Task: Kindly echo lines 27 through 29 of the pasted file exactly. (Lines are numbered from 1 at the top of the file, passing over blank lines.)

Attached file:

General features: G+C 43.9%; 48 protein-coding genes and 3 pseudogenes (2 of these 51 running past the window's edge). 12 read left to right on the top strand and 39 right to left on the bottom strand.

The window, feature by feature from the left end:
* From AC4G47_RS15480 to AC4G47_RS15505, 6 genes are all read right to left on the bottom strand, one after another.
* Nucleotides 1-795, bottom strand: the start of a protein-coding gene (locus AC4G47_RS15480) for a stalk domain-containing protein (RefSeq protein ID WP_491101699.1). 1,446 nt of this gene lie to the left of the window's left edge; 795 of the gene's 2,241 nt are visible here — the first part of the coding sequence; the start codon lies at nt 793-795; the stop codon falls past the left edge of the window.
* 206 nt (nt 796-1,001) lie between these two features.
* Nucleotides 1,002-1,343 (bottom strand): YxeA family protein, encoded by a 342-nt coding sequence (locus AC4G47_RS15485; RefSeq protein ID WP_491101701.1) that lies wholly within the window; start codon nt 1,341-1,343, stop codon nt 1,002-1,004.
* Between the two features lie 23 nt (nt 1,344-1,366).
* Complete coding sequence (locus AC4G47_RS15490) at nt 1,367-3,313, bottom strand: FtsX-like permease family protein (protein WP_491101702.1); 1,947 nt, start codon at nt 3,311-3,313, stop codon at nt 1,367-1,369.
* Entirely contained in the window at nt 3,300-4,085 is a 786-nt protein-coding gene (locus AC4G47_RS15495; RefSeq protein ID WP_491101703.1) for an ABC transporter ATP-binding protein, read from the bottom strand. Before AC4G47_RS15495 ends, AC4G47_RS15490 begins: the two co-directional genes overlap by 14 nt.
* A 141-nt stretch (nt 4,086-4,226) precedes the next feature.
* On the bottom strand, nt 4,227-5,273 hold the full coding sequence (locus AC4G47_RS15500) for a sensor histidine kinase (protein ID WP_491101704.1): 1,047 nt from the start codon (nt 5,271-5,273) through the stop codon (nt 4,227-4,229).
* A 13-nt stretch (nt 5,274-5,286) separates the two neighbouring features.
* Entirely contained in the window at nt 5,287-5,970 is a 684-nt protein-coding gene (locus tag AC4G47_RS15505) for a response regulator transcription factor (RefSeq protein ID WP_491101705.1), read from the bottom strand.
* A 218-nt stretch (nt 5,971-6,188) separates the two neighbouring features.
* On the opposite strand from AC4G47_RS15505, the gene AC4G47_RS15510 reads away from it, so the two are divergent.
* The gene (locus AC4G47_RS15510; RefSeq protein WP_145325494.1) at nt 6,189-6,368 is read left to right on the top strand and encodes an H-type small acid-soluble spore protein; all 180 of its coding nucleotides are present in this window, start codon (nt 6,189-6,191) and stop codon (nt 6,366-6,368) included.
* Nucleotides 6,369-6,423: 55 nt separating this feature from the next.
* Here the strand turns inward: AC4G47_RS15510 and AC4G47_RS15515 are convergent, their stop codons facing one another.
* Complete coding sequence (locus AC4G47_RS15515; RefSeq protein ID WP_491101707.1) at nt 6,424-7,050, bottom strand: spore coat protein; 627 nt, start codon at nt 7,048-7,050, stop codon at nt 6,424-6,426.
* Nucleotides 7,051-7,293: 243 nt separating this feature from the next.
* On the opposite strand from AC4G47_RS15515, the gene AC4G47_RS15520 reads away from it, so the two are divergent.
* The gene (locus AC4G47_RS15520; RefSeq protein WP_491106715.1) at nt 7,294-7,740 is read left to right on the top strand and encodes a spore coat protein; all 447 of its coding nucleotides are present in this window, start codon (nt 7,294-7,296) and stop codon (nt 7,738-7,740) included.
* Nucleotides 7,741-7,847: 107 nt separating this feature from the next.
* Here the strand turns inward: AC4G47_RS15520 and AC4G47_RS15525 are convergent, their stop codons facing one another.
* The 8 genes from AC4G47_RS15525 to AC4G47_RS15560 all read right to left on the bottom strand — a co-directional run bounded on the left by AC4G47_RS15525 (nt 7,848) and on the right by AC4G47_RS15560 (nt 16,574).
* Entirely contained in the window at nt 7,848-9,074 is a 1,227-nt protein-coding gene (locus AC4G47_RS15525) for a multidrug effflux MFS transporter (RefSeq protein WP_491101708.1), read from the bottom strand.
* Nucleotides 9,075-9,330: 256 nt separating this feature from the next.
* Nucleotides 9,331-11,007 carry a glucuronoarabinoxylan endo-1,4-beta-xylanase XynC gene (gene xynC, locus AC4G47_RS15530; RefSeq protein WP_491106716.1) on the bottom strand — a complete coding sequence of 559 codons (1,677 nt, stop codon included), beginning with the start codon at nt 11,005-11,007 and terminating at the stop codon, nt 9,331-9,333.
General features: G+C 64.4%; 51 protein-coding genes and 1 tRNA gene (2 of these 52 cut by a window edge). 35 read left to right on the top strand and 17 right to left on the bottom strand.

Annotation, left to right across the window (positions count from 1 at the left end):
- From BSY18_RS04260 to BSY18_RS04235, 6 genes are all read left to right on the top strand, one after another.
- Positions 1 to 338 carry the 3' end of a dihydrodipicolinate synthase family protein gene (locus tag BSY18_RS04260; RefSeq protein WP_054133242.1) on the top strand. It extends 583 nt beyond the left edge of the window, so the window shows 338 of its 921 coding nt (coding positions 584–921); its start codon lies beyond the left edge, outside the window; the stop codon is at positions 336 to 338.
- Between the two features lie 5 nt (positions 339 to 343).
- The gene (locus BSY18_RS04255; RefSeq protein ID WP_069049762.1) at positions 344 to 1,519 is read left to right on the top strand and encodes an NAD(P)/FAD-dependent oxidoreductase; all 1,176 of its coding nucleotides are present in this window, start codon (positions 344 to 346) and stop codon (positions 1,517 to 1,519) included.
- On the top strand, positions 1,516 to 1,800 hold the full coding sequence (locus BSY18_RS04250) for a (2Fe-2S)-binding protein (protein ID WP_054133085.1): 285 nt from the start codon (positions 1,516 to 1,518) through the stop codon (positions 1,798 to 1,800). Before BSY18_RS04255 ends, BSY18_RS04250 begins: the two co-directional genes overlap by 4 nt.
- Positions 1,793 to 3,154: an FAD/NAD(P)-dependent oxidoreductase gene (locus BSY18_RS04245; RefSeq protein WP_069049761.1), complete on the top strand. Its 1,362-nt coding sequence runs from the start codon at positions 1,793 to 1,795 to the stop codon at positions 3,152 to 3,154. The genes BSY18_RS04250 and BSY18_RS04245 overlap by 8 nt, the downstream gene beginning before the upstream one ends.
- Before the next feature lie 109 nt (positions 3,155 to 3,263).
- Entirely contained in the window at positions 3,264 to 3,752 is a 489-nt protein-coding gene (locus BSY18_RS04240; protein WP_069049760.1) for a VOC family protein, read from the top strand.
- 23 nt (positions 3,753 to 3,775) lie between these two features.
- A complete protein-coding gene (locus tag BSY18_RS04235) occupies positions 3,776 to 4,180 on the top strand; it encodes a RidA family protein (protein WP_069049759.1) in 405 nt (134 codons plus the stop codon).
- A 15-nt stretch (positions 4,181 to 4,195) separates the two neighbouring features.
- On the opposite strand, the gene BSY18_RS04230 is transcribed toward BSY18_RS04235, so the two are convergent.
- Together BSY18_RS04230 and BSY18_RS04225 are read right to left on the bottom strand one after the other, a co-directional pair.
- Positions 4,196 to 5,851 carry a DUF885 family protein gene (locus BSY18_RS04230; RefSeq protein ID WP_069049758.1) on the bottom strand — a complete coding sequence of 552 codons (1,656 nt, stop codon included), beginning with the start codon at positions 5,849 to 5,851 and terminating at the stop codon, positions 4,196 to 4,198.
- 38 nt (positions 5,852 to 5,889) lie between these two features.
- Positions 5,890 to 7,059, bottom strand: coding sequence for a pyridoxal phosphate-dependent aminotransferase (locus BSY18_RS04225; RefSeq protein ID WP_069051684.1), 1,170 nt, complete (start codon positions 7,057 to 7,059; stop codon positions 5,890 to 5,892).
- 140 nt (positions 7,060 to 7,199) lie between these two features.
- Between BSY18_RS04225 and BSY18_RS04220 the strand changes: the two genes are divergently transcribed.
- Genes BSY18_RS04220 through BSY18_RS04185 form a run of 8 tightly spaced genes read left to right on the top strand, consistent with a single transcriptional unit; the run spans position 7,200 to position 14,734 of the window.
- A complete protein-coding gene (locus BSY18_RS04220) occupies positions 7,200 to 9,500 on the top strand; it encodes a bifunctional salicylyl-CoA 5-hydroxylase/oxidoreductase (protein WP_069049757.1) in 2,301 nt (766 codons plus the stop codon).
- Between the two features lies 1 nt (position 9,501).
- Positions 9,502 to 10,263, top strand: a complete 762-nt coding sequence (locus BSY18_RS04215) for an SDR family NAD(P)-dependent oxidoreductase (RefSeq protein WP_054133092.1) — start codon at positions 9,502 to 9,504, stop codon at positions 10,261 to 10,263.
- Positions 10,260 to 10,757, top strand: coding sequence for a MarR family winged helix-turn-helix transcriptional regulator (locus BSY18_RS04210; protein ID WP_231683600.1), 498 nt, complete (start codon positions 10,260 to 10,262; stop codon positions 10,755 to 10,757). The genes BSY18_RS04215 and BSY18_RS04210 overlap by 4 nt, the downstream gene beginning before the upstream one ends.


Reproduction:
* Nucleotides 9,075-9,330: 256 nt separating this feature from the next.
* Nucleotides 9,331-11,007 carry a glucuronoarabinoxylan endo-1,4-beta-xylanase XynC gene (gene xynC, locus AC4G47_RS15530; RefSeq protein WP_491106716.1) on the bottom strand — a complete coding sequence of 559 codons (1,677 nt, stop codon included), beginning with the start codon at nt 11,005-11,007 and terminating at the stop codon, nt 9,331-9,333.
General features: G+C 64.4%; 51 protein-coding genes and 1 tRNA gene (2 of these 52 cut by a window edge). 35 read left to right on the top strand and 17 right to left on the bottom strand.